Author: Tiffany McDaniel
Release date: July 26th 2016
It was the summer of 1984 in Breathed, Ohio. Everything seemed to be going fine until the devil appeared, bringing the intense heat along with him. The devil came in answer to the invitation of Autopsy Bliss, Fielding’s father, but not in the form he imagined. Sal, who called himself the devil, came in overalls and with scars on his back which he claims was the result of losing his wings. In the overwhelming heat, tempers were at an all-time high and accidents and deaths were to be blamed on Sal. But is Sal really the devil, or was the devil in the form of another man?
Ironically, the raining season had just started in my state when I started reading The Summer That Melted Everything. So it can be safe to say that I didn’t have to feel the heat that was so vividly described in the book. I know what it’s like to be in the crippling heat where you can start to sweat even when you’re just sitting down.
I had initially thought that this book would have a little fantasy in it, because the devil doesn’t come strolling about in broad daylight in reality. The actual devil, I mean. Instead, the story was so painfully realistic that it draws me into having deep thoughts and caused me to shed a few tears every so often. The Summer That Melted Everything is filled with metaphors which gave me the illusion that certain parts of the story stemmed from the imaginations of a boy and the recollection of an old man who couldn’t discern between memories and dreams.
Turns out to be, the elderly man, who is Fielding many decades later, and the narrator of the story of that hot summer of 1984, was stuck in a prison of his own making. At the age of thirteen, which was when he first met Sal, he was just another boy in awe of his older brother and filled with innocence and happiness. It’s interesting when I realized that everything that happened in the book happened in the span of a summer. In a summer, a boy transitioned from child to adult, a young adult was drawn like a moth to the flame and die too soon. So much pain and confusion and fear took place in a span of just a month.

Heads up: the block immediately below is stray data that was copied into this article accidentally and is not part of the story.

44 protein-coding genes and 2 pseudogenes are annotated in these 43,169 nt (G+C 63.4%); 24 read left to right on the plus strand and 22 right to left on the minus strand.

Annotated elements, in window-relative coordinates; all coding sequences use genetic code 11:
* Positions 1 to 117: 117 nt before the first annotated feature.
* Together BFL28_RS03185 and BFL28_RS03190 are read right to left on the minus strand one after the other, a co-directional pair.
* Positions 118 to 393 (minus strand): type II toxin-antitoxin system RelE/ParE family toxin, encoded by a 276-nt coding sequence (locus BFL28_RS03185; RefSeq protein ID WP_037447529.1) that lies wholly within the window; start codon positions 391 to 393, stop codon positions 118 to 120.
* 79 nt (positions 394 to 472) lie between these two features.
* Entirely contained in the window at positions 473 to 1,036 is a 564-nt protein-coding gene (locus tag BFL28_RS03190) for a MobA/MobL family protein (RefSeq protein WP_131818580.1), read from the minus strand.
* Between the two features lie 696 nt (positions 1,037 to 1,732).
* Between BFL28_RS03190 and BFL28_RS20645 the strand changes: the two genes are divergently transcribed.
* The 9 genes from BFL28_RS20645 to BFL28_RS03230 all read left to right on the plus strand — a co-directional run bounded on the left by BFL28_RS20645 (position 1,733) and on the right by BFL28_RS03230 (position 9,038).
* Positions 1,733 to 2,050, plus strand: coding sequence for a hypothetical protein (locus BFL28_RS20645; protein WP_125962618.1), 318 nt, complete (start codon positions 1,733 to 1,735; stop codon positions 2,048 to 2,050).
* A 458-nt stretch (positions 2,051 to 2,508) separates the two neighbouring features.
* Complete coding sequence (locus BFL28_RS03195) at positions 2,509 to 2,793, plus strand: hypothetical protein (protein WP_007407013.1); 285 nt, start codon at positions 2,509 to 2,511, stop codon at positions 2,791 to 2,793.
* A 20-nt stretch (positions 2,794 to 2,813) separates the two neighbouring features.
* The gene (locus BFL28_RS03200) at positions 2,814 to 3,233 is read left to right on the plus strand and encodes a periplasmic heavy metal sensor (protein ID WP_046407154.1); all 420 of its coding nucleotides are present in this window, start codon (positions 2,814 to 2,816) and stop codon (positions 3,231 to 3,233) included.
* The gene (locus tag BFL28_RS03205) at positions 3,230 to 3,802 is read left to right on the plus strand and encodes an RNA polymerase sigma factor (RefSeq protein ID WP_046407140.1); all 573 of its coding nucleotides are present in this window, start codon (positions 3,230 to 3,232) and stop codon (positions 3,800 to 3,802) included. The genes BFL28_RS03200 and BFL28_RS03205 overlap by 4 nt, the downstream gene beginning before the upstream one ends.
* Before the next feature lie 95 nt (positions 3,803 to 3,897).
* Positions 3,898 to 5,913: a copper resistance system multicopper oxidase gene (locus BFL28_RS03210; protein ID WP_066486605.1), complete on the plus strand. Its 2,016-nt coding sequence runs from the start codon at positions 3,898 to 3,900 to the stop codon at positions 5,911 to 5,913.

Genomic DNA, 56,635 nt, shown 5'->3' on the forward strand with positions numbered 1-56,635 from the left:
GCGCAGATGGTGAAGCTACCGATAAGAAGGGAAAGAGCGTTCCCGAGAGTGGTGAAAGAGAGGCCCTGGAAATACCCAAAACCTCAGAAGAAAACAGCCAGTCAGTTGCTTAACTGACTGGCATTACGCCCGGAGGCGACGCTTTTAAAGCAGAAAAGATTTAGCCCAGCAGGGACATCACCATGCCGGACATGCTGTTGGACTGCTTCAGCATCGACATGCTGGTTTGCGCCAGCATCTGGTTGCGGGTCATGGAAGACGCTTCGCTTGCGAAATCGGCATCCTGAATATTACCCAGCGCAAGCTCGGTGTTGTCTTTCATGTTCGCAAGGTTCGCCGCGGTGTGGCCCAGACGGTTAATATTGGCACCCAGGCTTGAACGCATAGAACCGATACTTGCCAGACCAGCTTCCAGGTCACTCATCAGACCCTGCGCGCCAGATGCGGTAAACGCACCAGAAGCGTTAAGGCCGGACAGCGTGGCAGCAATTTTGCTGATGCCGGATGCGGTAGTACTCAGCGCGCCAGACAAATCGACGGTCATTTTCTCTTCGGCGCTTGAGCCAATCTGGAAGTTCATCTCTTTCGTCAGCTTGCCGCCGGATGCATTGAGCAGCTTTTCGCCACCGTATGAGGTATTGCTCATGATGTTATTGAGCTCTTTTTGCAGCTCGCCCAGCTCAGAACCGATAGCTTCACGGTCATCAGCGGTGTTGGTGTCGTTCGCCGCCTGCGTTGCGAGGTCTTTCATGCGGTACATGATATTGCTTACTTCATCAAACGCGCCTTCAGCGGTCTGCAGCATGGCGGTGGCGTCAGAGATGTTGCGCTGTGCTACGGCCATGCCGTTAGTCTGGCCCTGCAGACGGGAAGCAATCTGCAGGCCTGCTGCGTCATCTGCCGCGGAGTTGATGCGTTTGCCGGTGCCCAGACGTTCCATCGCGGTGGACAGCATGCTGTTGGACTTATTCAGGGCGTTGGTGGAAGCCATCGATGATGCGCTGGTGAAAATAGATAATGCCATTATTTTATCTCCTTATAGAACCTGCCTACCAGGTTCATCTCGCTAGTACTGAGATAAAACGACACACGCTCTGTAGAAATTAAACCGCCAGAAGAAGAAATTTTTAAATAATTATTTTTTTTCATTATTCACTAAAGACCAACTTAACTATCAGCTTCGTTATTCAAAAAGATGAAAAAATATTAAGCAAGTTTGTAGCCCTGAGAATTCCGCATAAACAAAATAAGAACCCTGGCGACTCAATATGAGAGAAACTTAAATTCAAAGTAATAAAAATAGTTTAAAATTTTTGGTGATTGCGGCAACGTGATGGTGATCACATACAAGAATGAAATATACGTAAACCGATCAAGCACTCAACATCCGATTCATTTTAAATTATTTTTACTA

I think that although the people of Breathed blamed the heat as the cause of their anger and violence, they already had such darkness inside them. It couldn’t be described as being momentarily insane; the heat was simply a catalyst for them to carry out what they couldn’t in normal situations. There are always people with thoughts of violence and hate towards others. The heat brought out the worst in people. It was saddening just seeing how they acted against Sal in the book.
Sal was someone different. He was wise beyond his age, which made it seemed as if he had seen too many things in the world which made him older than his young age. He was both mature and innocent, but it was his innocent questions that somehow managed to stab into the real problem each member of the Bliss family faced.
To me, The Summer That Melted Everything was about the choices each of us is given and the regret of being a coward and not saying what was in our hearts until it was too late. It was also about the pain and burden of living in a past where you wish you could change everything. It was how people dealt with loss. It was the revealing of human nature and how repulsive it sometimes is. It also showed me exactly how fragile human nature is without God.
The Summer That Melted Everything was beautifully worded and the author managed to express feelings and thoughts in ways that not only allowed me to feel them but to touch them and to see them clearly in my mind. The Summer That Melted Everything is partly a coming-of-age novel that reminds us that not everything has a happy ending.
I would love to thank the author, Tiffany McDaniel for giving me an ARC of The Summer That Melted Everything.
As a little something, here’s the book trailer of The Summer That Melted Everything: